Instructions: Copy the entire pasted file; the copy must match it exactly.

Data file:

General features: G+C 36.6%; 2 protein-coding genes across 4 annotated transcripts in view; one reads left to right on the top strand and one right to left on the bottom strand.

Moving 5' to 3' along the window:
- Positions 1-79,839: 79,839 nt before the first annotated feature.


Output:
General features: G+C 36.6%; 2 protein-coding genes across 4 annotated transcripts in view; one reads left to right on the top strand and one right to left on the bottom strand.

Moving 5' to 3' along the window:
- Positions 1-79,839: 79,839 nt before the first annotated feature.